Is it hard?
Sometimes things are difficult. Your legs are tired and you still have to stay on your feet another hour at work. You love a child who's finding her independence through emotional distance from you. A long-term relationship could be losing its spark. It's finals week in college. You're trying to start a business and it's struggling. You've got a chronic health problem or a disability. Sometimes people don't appreciate your work. You're being discriminated against or otherwise treated unjustly. The body ages, sags, and grows weary.
Plus there are all the little hassles of everyday life. You're in an airport and can't get wifi (the injustice!). You're at home looking for the ice cream and someone ate the last of it. You're talking to your partner and realize he or she isn't really paying attention.
To observe that life contains unavoidable difficulty is not to minimize its impacts or to suggest that we should give up trying to make life better. But people - me included - add a lot of unnecessary frustration, anxiety, and self-criticism by resisting difficulty - often with an underlying attitude of "it shouldn't be this way."
Try the attitude of accepting difficulty instead of getting aggravated by it. It's a lot more peaceful.
How In the moment, start by acknowledging any stress, weariness, frustration, anxiety, or pain. Open to the impact on your body and mind of whatever is difficult. Let the experience be whatever it is. Try to step back from it and observe it. Let it flow . . . flowing through you . . . and flowing on out the door.
For sure have self-compassion, the simple wish that a being not suffer applied to yourself. Say to yourself things like: ouch, this hurts, I wish it didn't . . . may I not suffer.
Then step back. See if there is any resistance to things being difficult, and see if you can let it go. Perhaps there's a belief deep down that life should be fulfilling, peaceful, buffered from pain. Keep softening around the inherent difficulties in living, dealing with them as best you can but not struggling with them. Notice that when you stop resisting a difficulty, it starts feeling less difficult.
As appropriate, try on the attitude: I signed up for this. Not to blame yourself for things that have happened to you or to discount your stress or weariness, but to establish yourself in a relationship of choice toward whatever is difficult. For example, stuck in traffic toward work, remind yourself that this is part of making a living; awakened yet again by your baby, feel in your body yet again your choosing to be a parent; under any conditions you could recognize again your ongoing choice to be alive. Say to yourself: this is difficult and that’s OK . . . I accept the difficulty here . . . yes, it’s difficult, and so what?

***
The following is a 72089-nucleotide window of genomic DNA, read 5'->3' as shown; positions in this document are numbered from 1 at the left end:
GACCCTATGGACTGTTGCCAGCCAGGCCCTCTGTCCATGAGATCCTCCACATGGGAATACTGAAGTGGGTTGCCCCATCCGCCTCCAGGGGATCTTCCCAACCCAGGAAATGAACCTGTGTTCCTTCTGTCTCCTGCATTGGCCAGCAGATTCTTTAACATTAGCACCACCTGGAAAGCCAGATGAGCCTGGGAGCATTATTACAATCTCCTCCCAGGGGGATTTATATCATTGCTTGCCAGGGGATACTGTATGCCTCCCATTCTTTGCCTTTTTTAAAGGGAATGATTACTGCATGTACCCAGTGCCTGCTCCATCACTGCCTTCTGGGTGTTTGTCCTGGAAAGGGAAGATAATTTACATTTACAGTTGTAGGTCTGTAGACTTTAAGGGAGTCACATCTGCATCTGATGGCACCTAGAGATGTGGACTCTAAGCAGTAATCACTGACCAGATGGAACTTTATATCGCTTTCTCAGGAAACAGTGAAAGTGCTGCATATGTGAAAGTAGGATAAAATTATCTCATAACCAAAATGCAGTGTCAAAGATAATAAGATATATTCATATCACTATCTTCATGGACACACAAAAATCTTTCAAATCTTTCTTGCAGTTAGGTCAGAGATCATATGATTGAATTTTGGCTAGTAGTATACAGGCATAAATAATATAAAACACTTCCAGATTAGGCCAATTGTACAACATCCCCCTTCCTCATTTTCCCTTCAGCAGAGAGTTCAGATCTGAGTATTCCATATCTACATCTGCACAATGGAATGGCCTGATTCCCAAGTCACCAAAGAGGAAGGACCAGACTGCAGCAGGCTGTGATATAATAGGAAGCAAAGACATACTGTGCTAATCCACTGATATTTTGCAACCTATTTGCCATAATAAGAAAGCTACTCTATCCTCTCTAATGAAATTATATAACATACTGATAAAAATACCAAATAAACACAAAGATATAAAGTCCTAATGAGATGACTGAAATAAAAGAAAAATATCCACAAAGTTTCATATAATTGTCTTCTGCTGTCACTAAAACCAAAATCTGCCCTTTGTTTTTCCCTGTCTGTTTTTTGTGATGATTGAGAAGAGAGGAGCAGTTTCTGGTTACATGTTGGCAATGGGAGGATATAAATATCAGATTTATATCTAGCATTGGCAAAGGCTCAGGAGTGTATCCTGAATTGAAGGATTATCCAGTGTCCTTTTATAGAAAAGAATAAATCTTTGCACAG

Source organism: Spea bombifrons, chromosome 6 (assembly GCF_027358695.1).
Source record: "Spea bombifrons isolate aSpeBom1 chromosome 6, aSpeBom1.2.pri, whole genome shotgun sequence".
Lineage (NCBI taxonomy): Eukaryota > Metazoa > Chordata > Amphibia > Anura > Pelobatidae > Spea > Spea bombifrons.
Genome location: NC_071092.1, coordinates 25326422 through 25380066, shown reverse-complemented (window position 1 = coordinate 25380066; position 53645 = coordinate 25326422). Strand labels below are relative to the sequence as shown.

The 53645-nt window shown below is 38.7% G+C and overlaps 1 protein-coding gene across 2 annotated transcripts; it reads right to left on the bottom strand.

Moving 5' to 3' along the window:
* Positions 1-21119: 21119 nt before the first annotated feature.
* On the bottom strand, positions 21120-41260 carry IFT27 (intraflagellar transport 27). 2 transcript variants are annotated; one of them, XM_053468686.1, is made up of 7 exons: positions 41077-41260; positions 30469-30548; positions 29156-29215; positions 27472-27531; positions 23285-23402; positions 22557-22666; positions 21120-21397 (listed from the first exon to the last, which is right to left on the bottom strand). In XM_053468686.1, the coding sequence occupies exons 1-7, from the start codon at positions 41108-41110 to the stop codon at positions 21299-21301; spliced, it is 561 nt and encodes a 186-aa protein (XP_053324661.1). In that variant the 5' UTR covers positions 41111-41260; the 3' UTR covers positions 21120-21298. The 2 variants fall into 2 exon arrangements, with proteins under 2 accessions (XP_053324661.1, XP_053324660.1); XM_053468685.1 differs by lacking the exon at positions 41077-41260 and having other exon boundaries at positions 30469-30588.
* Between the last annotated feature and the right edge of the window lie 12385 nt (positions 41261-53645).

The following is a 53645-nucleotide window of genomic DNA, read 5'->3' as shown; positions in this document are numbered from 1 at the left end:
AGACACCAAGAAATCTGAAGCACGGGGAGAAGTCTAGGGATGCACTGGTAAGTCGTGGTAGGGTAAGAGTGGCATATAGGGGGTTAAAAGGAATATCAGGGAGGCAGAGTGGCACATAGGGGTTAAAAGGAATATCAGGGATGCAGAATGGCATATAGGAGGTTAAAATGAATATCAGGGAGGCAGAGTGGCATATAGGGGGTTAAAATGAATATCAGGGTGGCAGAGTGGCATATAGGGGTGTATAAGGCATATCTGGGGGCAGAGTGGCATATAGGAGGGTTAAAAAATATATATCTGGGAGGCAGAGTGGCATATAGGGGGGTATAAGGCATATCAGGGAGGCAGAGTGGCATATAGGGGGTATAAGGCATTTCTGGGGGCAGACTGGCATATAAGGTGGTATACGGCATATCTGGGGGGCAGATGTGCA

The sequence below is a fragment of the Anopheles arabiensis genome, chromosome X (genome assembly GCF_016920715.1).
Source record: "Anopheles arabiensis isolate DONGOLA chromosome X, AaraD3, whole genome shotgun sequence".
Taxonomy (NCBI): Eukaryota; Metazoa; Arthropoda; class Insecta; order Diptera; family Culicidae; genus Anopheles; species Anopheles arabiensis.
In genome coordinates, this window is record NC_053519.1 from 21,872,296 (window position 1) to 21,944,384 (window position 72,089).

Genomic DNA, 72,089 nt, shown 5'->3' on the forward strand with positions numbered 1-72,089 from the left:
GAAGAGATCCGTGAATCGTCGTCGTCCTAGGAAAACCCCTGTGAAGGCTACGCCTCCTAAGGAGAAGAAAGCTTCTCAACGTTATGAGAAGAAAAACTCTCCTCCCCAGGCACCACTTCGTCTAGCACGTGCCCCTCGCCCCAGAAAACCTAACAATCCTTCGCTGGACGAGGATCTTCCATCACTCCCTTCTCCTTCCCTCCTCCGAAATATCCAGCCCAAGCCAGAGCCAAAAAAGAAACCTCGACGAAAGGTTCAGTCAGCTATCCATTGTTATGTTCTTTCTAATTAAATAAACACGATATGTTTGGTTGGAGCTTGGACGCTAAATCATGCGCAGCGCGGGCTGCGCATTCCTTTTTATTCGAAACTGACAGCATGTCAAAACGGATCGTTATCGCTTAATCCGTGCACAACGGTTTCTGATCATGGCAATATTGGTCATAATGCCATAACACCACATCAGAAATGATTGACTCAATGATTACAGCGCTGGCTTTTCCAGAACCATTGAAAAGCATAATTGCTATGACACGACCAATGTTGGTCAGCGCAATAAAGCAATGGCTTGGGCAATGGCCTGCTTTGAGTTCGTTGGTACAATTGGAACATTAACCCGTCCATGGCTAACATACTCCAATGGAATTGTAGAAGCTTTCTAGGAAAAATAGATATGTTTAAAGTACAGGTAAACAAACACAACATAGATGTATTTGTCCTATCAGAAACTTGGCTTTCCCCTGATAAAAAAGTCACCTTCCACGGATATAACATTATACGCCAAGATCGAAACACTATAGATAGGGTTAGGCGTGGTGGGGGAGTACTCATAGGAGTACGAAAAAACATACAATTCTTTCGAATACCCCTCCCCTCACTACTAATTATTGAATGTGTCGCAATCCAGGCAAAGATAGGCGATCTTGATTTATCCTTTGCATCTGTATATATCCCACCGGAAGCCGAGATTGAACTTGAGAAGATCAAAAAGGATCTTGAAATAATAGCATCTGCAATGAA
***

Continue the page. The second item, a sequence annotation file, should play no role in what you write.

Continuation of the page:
It's OK that things are difficult. That's part of what gives them their savor. Not all fulfilling experiences are grounded in some difficulty, but many are. Honor yourself for the hard things you're dealing with. And be aware of the things that are not difficult in your life, including the things that do support you.
In particular, keep up your personal practices during difficult times, such as exercise, meditation, moments of gratitude, protein at every meal, and doing things that nurture you. The more difficult your life, the more you need to take care of yourself.
Difficulties come and go. Meanwhile, your own good qualities and the good things in life persist and remain.
Rick Hanson, Ph.D., is a neuropsychologist, Senior Fellow of the Greater Good Science Center at UC Berkeley, and New York Times best-selling author. His books include Hardwiring Happiness: The New Brain Science of Contentment, Calm, and Confidence (in 14 languages), Buddha’s Brain: The Practical Neuroscience of Happiness, Love, and Wisdom (in 25 languages), Just One Thing: Developing a Buddha Brain One Simple Practice at a Time (in 14 languages), and Mother Nurture: A Mother’s Guide to Health in Body, Mind, and Intimate Relationships. Founder of the Wellspring Institute for Neuroscience and Contemplative Wisdom, he’s been an invited speaker at Oxford, Stanford, and Harvard, and taught in meditation centers worldwide. A summa cum laude graduate of UCLA, his work has been featured on CBS, BBC, NPR, CBC, FoxBusiness, Consumer Reports Health, U.S. News and World Report,andO Magazine, and he has several audio programs with Sounds True. His weekly e-newsletter – Just One Thing – has over 100,000 subscribers and also appears on Huffington Post, Psychology Today, and other major websites.